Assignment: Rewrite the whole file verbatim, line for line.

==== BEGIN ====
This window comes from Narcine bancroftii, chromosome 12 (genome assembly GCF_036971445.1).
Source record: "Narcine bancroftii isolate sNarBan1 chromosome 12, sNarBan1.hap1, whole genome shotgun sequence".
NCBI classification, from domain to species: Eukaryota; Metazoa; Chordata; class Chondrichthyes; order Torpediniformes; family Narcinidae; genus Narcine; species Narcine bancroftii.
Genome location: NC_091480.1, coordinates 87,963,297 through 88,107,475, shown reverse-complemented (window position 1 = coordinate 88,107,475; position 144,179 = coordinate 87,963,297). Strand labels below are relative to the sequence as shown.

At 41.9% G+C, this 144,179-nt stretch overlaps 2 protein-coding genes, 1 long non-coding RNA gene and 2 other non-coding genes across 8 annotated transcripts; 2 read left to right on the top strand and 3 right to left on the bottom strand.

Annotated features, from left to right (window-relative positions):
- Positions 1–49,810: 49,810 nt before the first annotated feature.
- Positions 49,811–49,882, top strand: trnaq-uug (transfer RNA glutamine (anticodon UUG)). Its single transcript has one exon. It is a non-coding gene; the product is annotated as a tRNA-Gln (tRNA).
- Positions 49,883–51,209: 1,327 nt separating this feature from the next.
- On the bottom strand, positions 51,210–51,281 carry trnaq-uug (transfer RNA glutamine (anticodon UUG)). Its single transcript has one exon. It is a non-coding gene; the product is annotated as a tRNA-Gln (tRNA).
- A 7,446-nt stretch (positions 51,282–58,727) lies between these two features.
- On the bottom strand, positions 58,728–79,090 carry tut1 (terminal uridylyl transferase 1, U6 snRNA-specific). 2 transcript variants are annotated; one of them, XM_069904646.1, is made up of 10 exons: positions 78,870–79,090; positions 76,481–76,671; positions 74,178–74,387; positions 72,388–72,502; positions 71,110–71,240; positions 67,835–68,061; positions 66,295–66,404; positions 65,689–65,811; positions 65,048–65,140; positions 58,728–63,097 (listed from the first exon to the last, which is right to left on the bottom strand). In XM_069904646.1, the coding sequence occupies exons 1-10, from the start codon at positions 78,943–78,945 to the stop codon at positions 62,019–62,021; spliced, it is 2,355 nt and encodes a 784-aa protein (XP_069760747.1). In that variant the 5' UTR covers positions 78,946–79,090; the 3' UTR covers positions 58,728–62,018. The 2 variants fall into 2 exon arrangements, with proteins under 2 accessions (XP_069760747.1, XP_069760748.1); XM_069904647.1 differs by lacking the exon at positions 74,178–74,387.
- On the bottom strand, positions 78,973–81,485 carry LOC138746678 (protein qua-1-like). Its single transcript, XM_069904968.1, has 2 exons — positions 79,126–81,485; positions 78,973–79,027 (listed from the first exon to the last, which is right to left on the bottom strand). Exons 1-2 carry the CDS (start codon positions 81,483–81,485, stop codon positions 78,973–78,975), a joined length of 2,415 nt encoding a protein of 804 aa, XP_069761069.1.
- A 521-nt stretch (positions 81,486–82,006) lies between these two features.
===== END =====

This window comes from Narcine bancroftii, chromosome 12 (genome assembly GCF_036971445.1).
Source record: "Narcine bancroftii isolate sNarBan1 chromosome 12, sNarBan1.hap1, whole genome shotgun sequence".
NCBI classification, from domain to species: Eukaryota; Metazoa; Chordata; class Chondrichthyes; order Torpediniformes; family Narcinidae; genus Narcine; species Narcine bancroftii.
Genome location: NC_091480.1, coordinates 87,963,297 through 88,107,475, shown reverse-complemented (window position 1 = coordinate 88,107,475; position 144,179 = coordinate 87,963,297). Strand labels below are relative to the sequence as shown.

At 41.9% G+C, this 144,179-nt stretch overlaps 2 protein-coding genes, 1 long non-coding RNA gene and 2 other non-coding genes across 8 annotated transcripts; 2 read left to right on the top strand and 3 right to left on the bottom strand.

Annotated features, from left to right (window-relative positions):
- Positions 1–49,810: 49,810 nt before the first annotated feature.
- Positions 49,811–49,882, top strand: trnaq-uug (transfer RNA glutamine (anticodon UUG)). Its single transcript has one exon. It is a non-coding gene; the product is annotated as a tRNA-Gln (tRNA).
- Positions 49,883–51,209: 1,327 nt separating this feature from the next.
- On the bottom strand, positions 51,210–51,281 carry trnaq-uug (transfer RNA glutamine (anticodon UUG)). Its single transcript has one exon. It is a non-coding gene; the product is annotated as a tRNA-Gln (tRNA).
- A 7,446-nt stretch (positions 51,282–58,727) lies between these two features.
- On the bottom strand, positions 58,728–79,090 carry tut1 (terminal uridylyl transferase 1, U6 snRNA-specific). 2 transcript variants are annotated; one of them, XM_069904646.1, is made up of 10 exons: positions 78,870–79,090; positions 76,481–76,671; positions 74,178–74,387; positions 72,388–72,502; positions 71,110–71,240; positions 67,835–68,061; positions 66,295–66,404; positions 65,689–65,811; positions 65,048–65,140; positions 58,728–63,097 (listed from the first exon to the last, which is right to left on the bottom strand). In XM_069904646.1, the coding sequence occupies exons 1-10, from the start codon at positions 78,943–78,945 to the stop codon at positions 62,019–62,021; spliced, it is 2,355 nt and encodes a 784-aa protein (XP_069760747.1). In that variant the 5' UTR covers positions 78,946–79,090; the 3' UTR covers positions 58,728–62,018. The 2 variants fall into 2 exon arrangements, with proteins under 2 accessions (XP_069760747.1, XP_069760748.1); XM_069904647.1 differs by lacking the exon at positions 74,178–74,387.
- On the bottom strand, positions 78,973–81,485 carry LOC138746678 (protein qua-1-like). Its single transcript, XM_069904968.1, has 2 exons — positions 79,126–81,485; positions 78,973–79,027 (listed from the first exon to the last, which is right to left on the bottom strand). Exons 1-2 carry the CDS (start codon positions 81,483–81,485, stop codon positions 78,973–78,975), a joined length of 2,415 nt encoding a protein of 804 aa, XP_069761069.1.
- A 521-nt stretch (positions 81,486–82,006) lies between these two features.